Coffee was first introduced in the 15th century, and is one of the most popular beverages, with millions of coffee drinkers worldwide. Americans are the world’s leading coffee consumers. They consume 450 million cups of coffee per day, or more than 150 billion cups a year.
However, how many coffee facts do you know about your beloved beverage? Check out the list below to learn more and share what you learned or which fun facts you knew already!
1. It Wasn’t Always Called 'Coffee’
2. Coffee Beans are Actually Cherry Seeds
3. One Origin Story is Very Humorous
Legend has it that an Ethiopian herdsman named Kaldi discovered the coffee plant circa 850 A.D. As the tale goes, his goats became crazy energetic after nibbling on the small, red fruit of a bush. Kaldi tried them out himself and gleefully brought them to an Islamic monk. The monk however disapproved and threw them into a fire, prompting the familiar smell of delicious coffee. Everyone panicked and raked the beans to save them from the flames, then ground them, dissolved them in hot water, and voila! The world’s first cup of coffee was born. Although the story is entertaining, experts warn it’s probably made up and there are too many other accounts to confirm which one is true.
4. Brewed Coffee Has More Caffeine Than Espresso Per Serving
5. The Lighter the Roast, the More Caffeine
6. You Can Overdose On It
7. These High-Profile People Had Crazy Coffee Habits
Writer François-Marie Arouet, better known as Voltaire, reportedly drank 40 to 50 cups of a chocolate-coffee mixture each day. Although this is much more than the suggested daily intake, the world-famous thinker lived a lengthy life and died when he was 83 years old. Similarly, it’s alleged that former U.S. president Theodore Roosevelt drank a gallon of coffee per day and died at age 60 after a blood clot traveled from his leg to his lungs. Though it’s unknown just how many cups he had daily, Beethoven would count exactly 60 beans to each serving — no more, no less.
8. Bach Wrote a Song About Coffee
Circa 1735, Johann Sebastian Bach penned “Schweigt stille, plaudert nicht,” also known as the “Coffee Cantata.” In the song, a father-daughter duo argues about how she drinks too much coffee and that’s why she doesn’t have a lover. Alas, if she gave it up, she would “become so upset that I would be like a dried-up piece of roast goat.” Yikes. When her father gives her an ultimatum, she lies to please him. While he’s out finding her a husband, she secretly tells potential suitors they must let her drink coffee if they want to marry her.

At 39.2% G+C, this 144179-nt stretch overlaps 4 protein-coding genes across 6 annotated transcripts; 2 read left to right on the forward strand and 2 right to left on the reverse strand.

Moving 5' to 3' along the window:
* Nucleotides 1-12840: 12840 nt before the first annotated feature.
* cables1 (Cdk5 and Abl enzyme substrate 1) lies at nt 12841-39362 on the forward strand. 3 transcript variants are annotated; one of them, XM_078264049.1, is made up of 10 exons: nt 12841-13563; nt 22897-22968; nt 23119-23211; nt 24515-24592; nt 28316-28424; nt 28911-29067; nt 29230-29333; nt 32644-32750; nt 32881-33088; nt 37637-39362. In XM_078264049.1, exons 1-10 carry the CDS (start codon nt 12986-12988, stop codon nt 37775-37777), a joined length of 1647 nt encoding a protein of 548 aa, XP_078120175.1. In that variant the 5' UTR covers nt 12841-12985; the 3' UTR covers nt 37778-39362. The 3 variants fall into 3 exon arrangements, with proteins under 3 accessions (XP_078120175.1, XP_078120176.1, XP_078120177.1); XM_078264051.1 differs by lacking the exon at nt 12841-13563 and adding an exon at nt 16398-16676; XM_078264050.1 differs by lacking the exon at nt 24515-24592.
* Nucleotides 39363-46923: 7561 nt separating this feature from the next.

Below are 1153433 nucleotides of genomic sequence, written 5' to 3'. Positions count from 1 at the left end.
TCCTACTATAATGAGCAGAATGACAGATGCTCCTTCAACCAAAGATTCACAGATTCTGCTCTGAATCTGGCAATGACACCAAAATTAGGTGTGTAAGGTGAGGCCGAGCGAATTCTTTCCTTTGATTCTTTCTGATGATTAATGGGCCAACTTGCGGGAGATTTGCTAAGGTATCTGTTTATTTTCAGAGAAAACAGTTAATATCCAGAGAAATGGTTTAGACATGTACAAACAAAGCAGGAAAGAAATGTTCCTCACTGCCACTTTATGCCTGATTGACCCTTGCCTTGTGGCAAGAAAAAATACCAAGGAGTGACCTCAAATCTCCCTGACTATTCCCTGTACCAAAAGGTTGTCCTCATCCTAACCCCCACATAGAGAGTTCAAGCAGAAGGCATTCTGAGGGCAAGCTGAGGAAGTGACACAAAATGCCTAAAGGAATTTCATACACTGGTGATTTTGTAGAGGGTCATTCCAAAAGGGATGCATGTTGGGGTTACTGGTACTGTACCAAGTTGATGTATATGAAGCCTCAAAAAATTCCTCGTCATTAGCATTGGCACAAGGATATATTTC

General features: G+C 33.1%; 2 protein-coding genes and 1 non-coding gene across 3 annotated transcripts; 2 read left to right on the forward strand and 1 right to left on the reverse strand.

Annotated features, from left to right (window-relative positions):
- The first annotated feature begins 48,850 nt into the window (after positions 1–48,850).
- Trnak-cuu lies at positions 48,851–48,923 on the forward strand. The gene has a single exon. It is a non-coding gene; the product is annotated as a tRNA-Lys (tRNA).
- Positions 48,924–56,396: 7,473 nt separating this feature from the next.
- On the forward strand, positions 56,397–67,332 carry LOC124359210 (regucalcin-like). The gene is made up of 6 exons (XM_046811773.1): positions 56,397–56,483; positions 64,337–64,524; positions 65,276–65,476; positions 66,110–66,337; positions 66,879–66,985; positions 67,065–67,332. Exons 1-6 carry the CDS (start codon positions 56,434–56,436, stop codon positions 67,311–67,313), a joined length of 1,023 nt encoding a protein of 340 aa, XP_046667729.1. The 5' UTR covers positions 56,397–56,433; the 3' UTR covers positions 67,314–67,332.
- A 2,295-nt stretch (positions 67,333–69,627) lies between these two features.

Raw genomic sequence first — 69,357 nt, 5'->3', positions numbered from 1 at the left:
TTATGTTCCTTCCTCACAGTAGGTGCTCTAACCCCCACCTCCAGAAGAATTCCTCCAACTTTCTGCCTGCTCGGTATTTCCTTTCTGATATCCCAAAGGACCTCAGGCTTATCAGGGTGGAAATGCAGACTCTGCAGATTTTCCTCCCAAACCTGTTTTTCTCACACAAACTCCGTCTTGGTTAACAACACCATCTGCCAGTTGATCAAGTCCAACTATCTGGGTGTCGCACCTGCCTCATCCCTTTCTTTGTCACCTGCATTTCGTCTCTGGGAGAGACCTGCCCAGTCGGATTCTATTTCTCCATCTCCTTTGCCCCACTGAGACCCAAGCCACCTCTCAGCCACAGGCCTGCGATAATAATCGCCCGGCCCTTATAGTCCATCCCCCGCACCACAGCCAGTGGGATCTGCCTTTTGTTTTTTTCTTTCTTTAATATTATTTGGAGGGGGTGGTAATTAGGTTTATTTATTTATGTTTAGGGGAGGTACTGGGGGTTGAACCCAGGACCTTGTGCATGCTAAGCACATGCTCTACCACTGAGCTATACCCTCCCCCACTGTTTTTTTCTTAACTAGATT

9. Coffee sent Brazil to the Olympics
10. It Inspired the World’s First Webcam
In 1991, researchers at the University of Cambridge in England set up a camera feeding a live picture of a coffee machine in the “Trojan Room” so employees could see whether or not the pot was full. If they could see ahead of time that it was empty, it would save them a trip and inevitable disappointment. A couple years later, the camera was connected to the internet and soon became an international sensation. People watched from all corners of the world until it was turned off for good in 2001.
11. Fun-Suckers Tried to Ban it a Number of Times
Occasional bans occurred in parts of the Ottoman Empire, and in 1633 Sultan Murad IV made drinking coffee in public in the capital punishable by death. Coffee was banned in Sweden many times due to health-related speculations, and it was almost banned in Prussia because the king wanted people to drink more beer instead.
12. We Spend a Lot of Money Buying Coffee
13. New York City Has the Most Coffee Shops in the U.S. Per Capita
According to a 2018 study by Wallet Hub, New York City has the most coffee shops, coffee houses and cafés per capita. (Maybe it’s no coincidence that the Big Apple takes first for most doughnut shops per capita, too.) Runners up include San Francisco, California; Portland, Oregon; Seattle, Washington; and Las Vegas, Nevada.
14. Coffee is Grown in Just Two States
Most coffee comes from high-altitude soil in Latin America and Africa. The only two states able to grow coffee commercially are Hawaii and California. The crop also grows in Puerto Rico, a U.S. territory.
15. Brazil is the World’s Largest Coffee Producer
Brazil has held the title of the world’s largest coffee producer for over 150 years. Data shows that the country produces a third of the globe’s coffee. Vietnam produces about half as much, followed by Columbia and Indonesia.
16. A Brief History of Coffee in Jamaica
The Haitian Revolution brought coffee-growing Haitians to Jamaica. Once emancipation took place however, many slaves left the coffee plantations to grow food, and coffee production became a much smaller peasant crop. The industry decline came to a head when Canada, in 1943 refused to buy Jamaican coffee due to its poor quality. Government then stepped in to rehabilitate the coffee industry and the Coffee Industry Board was born, now called the Jamaica Agricultural Commodities Regulatory Authority, Coffee Division.
17. Why Jamaica Blue Mountain Coffee is the Best
Jamaica is well down on the list of coffee producers, producing approximately 13 to 14 million pounds per year. It has a well-deserved reputation as one of the best Arabica coffees in the world.
Now that you’re all brushed up on your coffee knowledge, we have to ask: Did you know these 20 foods and drinks have caffeine?
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Jacqueline Cameron is a writer with decades of writing experience running the gamut from blogging to reporting. She lives in Kingston, Jamaica and is the chief writer for the Jamaica So Nice Blog. She is a trained engineer and musician and loves to see people transformed through her work.